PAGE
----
A case alleging that certain U.S. stock exchanges fostered an environment that illegally favored high-frequency traders is being revived under a recent decision from the U.S. Court of Appeals for the Second Circuit.
The case was brought forth by a handful of plaintiffs including the city of Providence, R.I., and pension and retirement funds. The plaintiffs argued that the exchanges fostered an environment that favored high-frequency traders through some market data products, colocation services and complex order types. As a result, the high-frequency traders' successes came at the expense of institutional investors, the plaintiffs argued.
But in August 2015, the case was dismissed by U.S. District Court Judge Jesse Furman, who said the claims were insufficient to proceed and that the exchanges were immune from some of the allegations over their market data feeds and complex order types.
The exchanges listed in the lawsuit include venues owned by Cboe Global Markets Inc., Intercontinental Exchange Inc., Nasdaq Inc. and Chicago Stock Exchange Inc. Barclays Plc is also named in the lawsuit as a defendant.
More than two years after the dismissal, three appellate judges vacated the dismissal, calling for the case to be retried in the lower court with their findings as a guide.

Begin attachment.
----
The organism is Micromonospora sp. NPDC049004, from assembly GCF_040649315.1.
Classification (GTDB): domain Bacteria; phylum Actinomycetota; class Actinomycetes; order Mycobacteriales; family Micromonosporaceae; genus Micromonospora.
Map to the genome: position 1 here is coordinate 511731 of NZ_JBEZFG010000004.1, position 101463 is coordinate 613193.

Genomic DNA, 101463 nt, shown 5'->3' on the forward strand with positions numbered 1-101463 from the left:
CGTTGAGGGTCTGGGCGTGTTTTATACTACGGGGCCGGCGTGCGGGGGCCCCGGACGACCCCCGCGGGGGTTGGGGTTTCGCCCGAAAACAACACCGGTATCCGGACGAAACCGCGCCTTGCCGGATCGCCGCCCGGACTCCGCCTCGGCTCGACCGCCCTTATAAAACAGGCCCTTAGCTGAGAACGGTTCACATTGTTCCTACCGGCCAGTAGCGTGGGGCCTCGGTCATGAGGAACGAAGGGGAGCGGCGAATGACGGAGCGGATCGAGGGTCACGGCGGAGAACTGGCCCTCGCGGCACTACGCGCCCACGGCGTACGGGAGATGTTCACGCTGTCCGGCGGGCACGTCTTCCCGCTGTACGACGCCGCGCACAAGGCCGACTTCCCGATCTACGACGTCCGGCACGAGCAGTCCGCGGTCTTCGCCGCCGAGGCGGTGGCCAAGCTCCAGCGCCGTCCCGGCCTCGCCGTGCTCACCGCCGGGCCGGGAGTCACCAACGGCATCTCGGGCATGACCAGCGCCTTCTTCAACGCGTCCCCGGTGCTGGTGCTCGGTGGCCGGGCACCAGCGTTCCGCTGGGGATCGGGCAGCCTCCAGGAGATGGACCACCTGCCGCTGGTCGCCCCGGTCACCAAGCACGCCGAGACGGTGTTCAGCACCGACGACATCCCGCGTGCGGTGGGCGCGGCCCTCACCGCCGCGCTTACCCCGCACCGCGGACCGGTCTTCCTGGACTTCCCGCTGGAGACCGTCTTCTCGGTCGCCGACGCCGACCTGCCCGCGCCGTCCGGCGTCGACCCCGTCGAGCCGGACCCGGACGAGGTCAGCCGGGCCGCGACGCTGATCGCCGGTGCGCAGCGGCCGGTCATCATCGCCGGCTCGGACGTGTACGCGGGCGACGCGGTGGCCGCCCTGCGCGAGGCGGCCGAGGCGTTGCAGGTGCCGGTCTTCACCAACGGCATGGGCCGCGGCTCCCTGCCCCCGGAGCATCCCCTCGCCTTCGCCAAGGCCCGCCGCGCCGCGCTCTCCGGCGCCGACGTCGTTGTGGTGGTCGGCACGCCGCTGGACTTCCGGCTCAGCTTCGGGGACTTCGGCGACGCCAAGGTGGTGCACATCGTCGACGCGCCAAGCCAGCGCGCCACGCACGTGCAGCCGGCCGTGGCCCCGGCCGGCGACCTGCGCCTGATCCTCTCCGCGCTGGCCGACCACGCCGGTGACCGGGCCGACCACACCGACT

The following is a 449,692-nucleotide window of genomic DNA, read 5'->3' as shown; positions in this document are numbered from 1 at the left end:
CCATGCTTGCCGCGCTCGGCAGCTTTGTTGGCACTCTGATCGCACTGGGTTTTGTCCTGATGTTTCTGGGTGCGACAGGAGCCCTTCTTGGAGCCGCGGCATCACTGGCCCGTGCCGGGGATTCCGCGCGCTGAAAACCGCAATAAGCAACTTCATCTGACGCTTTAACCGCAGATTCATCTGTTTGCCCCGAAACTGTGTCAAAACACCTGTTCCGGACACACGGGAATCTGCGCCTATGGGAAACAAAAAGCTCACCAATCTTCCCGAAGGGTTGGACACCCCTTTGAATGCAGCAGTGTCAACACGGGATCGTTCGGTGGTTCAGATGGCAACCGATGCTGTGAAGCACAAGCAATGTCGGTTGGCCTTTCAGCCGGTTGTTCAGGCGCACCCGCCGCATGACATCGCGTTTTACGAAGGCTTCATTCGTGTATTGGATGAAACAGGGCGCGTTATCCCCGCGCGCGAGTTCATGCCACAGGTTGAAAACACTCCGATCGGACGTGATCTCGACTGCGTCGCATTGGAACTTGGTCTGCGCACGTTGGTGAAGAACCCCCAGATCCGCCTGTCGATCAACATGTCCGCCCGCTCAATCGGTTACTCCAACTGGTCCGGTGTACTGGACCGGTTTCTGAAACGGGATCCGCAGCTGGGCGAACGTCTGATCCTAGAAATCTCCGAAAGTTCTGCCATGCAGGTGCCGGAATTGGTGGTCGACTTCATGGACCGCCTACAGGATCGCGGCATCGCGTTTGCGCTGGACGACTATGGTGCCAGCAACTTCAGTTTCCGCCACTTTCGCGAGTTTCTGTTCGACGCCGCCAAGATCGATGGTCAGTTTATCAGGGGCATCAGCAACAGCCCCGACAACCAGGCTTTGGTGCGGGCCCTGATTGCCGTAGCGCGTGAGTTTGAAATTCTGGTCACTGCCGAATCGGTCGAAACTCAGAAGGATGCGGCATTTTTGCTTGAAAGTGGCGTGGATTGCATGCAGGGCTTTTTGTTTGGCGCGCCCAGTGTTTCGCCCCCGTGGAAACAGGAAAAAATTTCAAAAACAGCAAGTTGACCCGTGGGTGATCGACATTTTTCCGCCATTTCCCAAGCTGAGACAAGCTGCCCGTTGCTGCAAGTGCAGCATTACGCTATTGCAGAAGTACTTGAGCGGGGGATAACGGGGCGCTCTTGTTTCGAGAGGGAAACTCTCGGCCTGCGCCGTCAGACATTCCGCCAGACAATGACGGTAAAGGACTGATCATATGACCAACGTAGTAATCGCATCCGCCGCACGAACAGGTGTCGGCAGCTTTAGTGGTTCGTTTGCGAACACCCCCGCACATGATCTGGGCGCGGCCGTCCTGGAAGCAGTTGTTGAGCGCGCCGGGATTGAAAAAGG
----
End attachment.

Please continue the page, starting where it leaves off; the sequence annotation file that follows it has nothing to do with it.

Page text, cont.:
"We conclude that the plaintiffs have sufficiently pled that the exchanges misled investors by artificially affecting market activity and that the district court erred in dismissing this action on that basis," Circuit Judge John Walker Jr. wrote.
The appeals court found that the plaintiffs' claims showed that the exchanges developed a "fraudulent scheme" that benefited themselves and high-frequency trading firms, that the products and services were sold at rates that only the fastest traders could afford and that the exchanges then did not adequately alert the investing public to how those products and services could be used.
Nasdaq called the claims that the exchanges manipulated markets in favor of high-frequency traders "without merit" in its most recently filed Form 10-Q.
The decision to revisit the role of high-frequency trading and exchanges comes as many market participants echo similar concerns over exchanges' market data businesses, which involve selling proprietary data feeds to high-speed traders seeking to fulfill their best-execution obligations.
Most recently, a Securities and Exchange Commission administrative judge renewed another long-standing case that could upend exchanges' most profitable business by capping the amount they can charge for such proprietary market data feeds. Weeks earlier, a group of banks and trading companies also pushed for the SEC to review the exchanges' businesses.
Exchange executives, including ICE Chairman and CEO Jeffrey Sprecher, have said that the concerns over market data businesses are outdated and that the business is not nearly as expansive as many believe it to be. ICE owns the New York Stock Exchange.